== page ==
TV Land

Sports May Be the Ticket for Facebook's New Mission

They would champion the vaunted `greater sense of belonging' that Zuckerberg seeks. Never mind the irony of social media replicating TV.
Photographer: Dhiraj Singh
At Closing, June 15th
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If you tuned into the National Football League playoffs last weekend, you may have gotten a glimpse of Facebook Inc.’s strategy.

Mark Zuckerberg’s company aired a television commercial to promote an upcoming documentary series about Tom Brady, the hated/loved football quarterback. The series will pop up starting Thursday in Facebook Watch, the company’s relatively new TV-like digital hangout. (Put aside for a moment the irony of Facebook using television to promote its project that is trying to supplant TV.)

Facebook and other internet companies are serious about sports, but it’s not clear how far their interest will go. Yes, Facebook in the last couple of years has been streaming some live games from professional baseball, soccer and college football, and it bid $600 million for the internet broadcast rights to an Indian cricket league. Plus some of the high-profile Watch programs are sports themed, including the Brady series and “Ball in the Family,” about a meddling father and his basketball-playing sons. But it decided against competing to webcast Thursday night NFL games. 

Thrill of Victory

Internet companies mostly have stayed away from the big-ticket contracts for televised sports

Sources: Bloomberg Intelligence, MoffettNathanson, BTIG Research and Bloomberg News reports

This activity has made Facebook seem like it's putting a toe in the water rather than taking a full plunge into the sports deep end. There’s an opening to change that thanks to Facebook’s new mission to focus on "meaningful social interaction."

You can debate whether bickering about the Philadelphia Eagles' pass-rushing tactics counts as "meaningful," but it’s indisputable that many people love to talk and socialize around sports. Just spend five minutes in a U.S. office during the March Madness college basketball tournament to confirm this. 

That means sporting events and sports-related entertainment programming are highly compatible with Facebook’s new goal, and the Brady documentary is an intriguing clue into the possible role of sports in the company’s evolving strategy. The question is how far Zuckerberg might go to make sports a centerpiece of his mission to connect the world within Facebook’s digital walls.

Zuckerberg himself has talked up sports as a vehicle to unite people around shared interests. "We’ve found that communities formed around video like TV shows or sports create a greater sense of belonging than many other kinds of communities," he told stock analysts in November. Pressed for more details on Facebook’s interest in sports, Zuckerberg said the company’s views continued to evolve.

So what could Facebook do? The company could splurge more money on live sporting events, and figure out a way – as the savvy commissioner of the National Basketball Association has suggested – to come up with fresh ideas for sports viewing. Let’s face it, catching a game on TV or on the internet is not that much different than the televised sports experience in the days when TV sets weighed almost as much as a Cadillac.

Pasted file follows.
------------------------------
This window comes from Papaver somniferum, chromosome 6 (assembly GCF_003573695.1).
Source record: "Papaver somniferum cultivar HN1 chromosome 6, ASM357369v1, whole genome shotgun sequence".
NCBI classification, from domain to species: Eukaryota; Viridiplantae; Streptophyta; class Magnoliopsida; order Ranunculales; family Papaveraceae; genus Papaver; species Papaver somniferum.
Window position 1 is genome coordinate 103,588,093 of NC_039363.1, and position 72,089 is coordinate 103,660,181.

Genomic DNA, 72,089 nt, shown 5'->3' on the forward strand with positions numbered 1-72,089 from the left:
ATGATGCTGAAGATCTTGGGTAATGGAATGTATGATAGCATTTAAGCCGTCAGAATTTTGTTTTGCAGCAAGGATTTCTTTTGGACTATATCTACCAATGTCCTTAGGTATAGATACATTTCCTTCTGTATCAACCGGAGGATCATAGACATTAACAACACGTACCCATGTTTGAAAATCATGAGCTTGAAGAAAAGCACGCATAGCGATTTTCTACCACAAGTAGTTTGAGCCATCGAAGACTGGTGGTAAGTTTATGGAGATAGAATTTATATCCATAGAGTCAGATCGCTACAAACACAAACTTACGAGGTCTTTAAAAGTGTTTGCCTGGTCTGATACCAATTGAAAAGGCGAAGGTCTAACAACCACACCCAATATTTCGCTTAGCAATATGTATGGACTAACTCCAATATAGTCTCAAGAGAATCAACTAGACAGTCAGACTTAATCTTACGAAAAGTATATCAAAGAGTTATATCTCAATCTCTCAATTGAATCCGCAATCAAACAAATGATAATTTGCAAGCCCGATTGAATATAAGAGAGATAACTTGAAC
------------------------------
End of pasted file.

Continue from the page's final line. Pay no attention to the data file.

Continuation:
New Kid on the Block

Facebook's revenue from advertising is catching up to sales generated by the entire U.S. TV industry

Sources: Bloomberg (for Facebook) and Bloomberg Intelligence (TV)

Note: The Facebook figure is ad sales during the last 12 months, while the U.S. TV industry figure is an estimate for 2017.

The good news for Facebook is that if it wants, the company can tilt the scales to favor its own sports-related activity. Other writers have noted that the recently announced changes to Facebook’s news feed seem sure to diminish the audience for outside companies that make web videos for distribution on Facebook, and bolster the company’s own video initiatives, Watch and Facebook Live.

If companies respond by publishing fewer videos on Facebook, or those videos don’t circulate widely, it could pull both viewers and advertisers into Watch and Live. That gives Facebook an opportunity to push sports to an eager audience. Now that Facebook is open to running commercials before and in the middle of Watch videos, it has a familiar, TV-like way to generate revenue from sporting events or sports videos. 

I’m not convinced that Facebook or other tech companies will become the white knights for sports leagues worried about declining TV ratings and waning interest. Even if tech giants want to lure people with sporting events, they’re unlikely to spend as much as TV companies do for contracts with guaranteed billion-dollar payments.

In principle, though, sports are exactly the type of activity that generates the intense, sustained human interaction that Facebook wants. Watching what Facebook does in sports might be a better drama than the upcoming Super Bowl. Because you already know Brady is gonna win, right?

A version of this column originally appeared in Bloomberg's Fully Charged technology newsletter. You can sign up here.

This column does not necessarily reflect the opinion of Bloomberg LP and its owners.

    To contact the author of this story:
    Shira Ovide in New York at

    To contact the editor responsible for this story:
    Daniel Moss at

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